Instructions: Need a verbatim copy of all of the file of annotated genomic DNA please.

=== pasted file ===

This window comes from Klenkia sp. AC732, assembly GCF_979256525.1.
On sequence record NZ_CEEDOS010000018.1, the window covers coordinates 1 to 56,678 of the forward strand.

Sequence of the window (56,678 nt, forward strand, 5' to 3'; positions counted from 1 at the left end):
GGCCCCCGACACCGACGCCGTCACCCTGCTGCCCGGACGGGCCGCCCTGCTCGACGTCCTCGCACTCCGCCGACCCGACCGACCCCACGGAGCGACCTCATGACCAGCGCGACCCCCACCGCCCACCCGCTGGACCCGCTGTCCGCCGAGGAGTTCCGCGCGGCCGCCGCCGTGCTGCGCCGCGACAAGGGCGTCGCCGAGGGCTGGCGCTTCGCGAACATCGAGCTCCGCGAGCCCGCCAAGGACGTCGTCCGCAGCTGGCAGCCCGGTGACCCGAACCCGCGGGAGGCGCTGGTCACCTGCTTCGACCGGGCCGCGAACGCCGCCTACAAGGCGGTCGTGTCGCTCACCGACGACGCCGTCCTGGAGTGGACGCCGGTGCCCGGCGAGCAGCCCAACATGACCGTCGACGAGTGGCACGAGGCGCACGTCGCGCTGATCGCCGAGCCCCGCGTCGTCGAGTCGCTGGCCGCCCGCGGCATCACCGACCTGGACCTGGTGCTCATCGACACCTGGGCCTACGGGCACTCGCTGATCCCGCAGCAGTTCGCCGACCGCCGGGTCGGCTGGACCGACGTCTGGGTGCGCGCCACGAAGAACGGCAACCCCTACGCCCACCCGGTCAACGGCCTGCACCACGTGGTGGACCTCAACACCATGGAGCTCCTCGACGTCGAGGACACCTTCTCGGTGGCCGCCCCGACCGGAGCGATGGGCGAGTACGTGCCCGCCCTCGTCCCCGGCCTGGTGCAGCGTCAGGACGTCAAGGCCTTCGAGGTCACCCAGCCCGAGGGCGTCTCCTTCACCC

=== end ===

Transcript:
This window comes from Klenkia sp. AC732, assembly GCF_979256525.1.
On sequence record NZ_CEEDOS010000018.1, the window covers coordinates 1 to 56,678 of the forward strand.

Sequence of the window (56,678 nt, forward strand, 5' to 3'; positions counted from 1 at the left end):
GGCCCCCGACACCGACGCCGTCACCCTGCTGCCCGGACGGGCCGCCCTGCTCGACGTCCTCGCACTCCGCCGACCCGACCGACCCCACGGAGCGACCTCATGACCAGCGCGACCCCCACCGCCCACCCGCTGGACCCGCTGTCCGCCGAGGAGTTCCGCGCGGCCGCCGCCGTGCTGCGCCGCGACAAGGGCGTCGCCGAGGGCTGGCGCTTCGCGAACATCGAGCTCCGCGAGCCCGCCAAGGACGTCGTCCGCAGCTGGCAGCCCGGTGACCCGAACCCGCGGGAGGCGCTGGTCACCTGCTTCGACCGGGCCGCGAACGCCGCCTACAAGGCGGTCGTGTCGCTCACCGACGACGCCGTCCTGGAGTGGACGCCGGTGCCCGGCGAGCAGCCCAACATGACCGTCGACGAGTGGCACGAGGCGCACGTCGCGCTGATCGCCGAGCCCCGCGTCGTCGAGTCGCTGGCCGCCCGCGGCATCACCGACCTGGACCTGGTGCTCATCGACACCTGGGCCTACGGGCACTCGCTGATCCCGCAGCAGTTCGCCGACCGCCGGGTCGGCTGGACCGACGTCTGGGTGCGCGCCACGAAGAACGGCAACCCCTACGCCCACCCGGTCAACGGCCTGCACCACGTGGTGGACCTCAACACCATGGAGCTCCTCGACGTCGAGGACACCTTCTCGGTGGCCGCCCCGACCGGAGCGATGGGCGAGTACGTGCCCGCCCTCGTCCCCGGCCTGGTGCAGCGTCAGGACGTCAAGGCCTTCGAGGTCACCCAGCCCGAGGGCGTCTCCTTCACCC